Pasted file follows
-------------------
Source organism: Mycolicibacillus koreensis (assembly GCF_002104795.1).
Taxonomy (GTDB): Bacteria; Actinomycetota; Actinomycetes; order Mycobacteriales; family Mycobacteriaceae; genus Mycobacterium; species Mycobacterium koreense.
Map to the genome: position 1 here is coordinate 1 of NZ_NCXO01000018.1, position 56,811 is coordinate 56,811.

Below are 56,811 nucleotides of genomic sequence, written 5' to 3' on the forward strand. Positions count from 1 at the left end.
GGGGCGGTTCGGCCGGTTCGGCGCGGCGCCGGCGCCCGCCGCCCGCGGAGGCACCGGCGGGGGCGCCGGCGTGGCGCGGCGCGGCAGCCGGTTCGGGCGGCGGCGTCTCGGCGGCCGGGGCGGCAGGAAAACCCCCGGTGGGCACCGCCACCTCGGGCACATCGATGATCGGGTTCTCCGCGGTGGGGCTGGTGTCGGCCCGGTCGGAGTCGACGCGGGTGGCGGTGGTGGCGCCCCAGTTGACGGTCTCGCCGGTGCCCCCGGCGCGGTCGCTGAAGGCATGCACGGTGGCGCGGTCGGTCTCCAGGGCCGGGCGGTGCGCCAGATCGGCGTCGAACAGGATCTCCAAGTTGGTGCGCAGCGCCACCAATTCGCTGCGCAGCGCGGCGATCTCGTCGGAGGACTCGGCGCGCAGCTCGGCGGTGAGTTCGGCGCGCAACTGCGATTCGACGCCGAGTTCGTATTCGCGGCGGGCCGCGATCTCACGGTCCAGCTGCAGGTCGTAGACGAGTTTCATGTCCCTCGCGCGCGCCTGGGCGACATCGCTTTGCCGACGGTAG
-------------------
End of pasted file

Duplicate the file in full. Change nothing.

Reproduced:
Source organism: Mycolicibacillus koreensis (assembly GCF_002104795.1).
Taxonomy (GTDB): Bacteria; Actinomycetota; Actinomycetes; order Mycobacteriales; family Mycobacteriaceae; genus Mycobacterium; species Mycobacterium koreense.
Map to the genome: position 1 here is coordinate 1 of NZ_NCXO01000018.1, position 56,811 is coordinate 56,811.

Below are 56,811 nucleotides of genomic sequence, written 5' to 3' on the forward strand. Positions count from 1 at the left end.
GGGGCGGTTCGGCCGGTTCGGCGCGGCGCCGGCGCCCGCCGCCCGCGGAGGCACCGGCGGGGGCGCCGGCGTGGCGCGGCGCGGCAGCCGGTTCGGGCGGCGGCGTCTCGGCGGCCGGGGCGGCAGGAAAACCCCCGGTGGGCACCGCCACCTCGGGCACATCGATGATCGGGTTCTCCGCGGTGGGGCTGGTGTCGGCCCGGTCGGAGTCGACGCGGGTGGCGGTGGTGGCGCCCCAGTTGACGGTCTCGCCGGTGCCCCCGGCGCGGTCGCTGAAGGCATGCACGGTGGCGCGGTCGGTCTCCAGGGCCGGGCGGTGCGCCAGATCGGCGTCGAACAGGATCTCCAAGTTGGTGCGCAGCGCCACCAATTCGCTGCGCAGCGCGGCGATCTCGTCGGAGGACTCGGCGCGCAGCTCGGCGGTGAGTTCGGCGCGCAACTGCGATTCGACGCCGAGTTCGTATTCGCGGCGGGCCGCGATCTCACGGTCCAGCTGCAGGTCGTAGACGAGTTTCATGTCCCTCGCGCGCGCCTGGGCGACATCGCTTTGCCGACGGTAG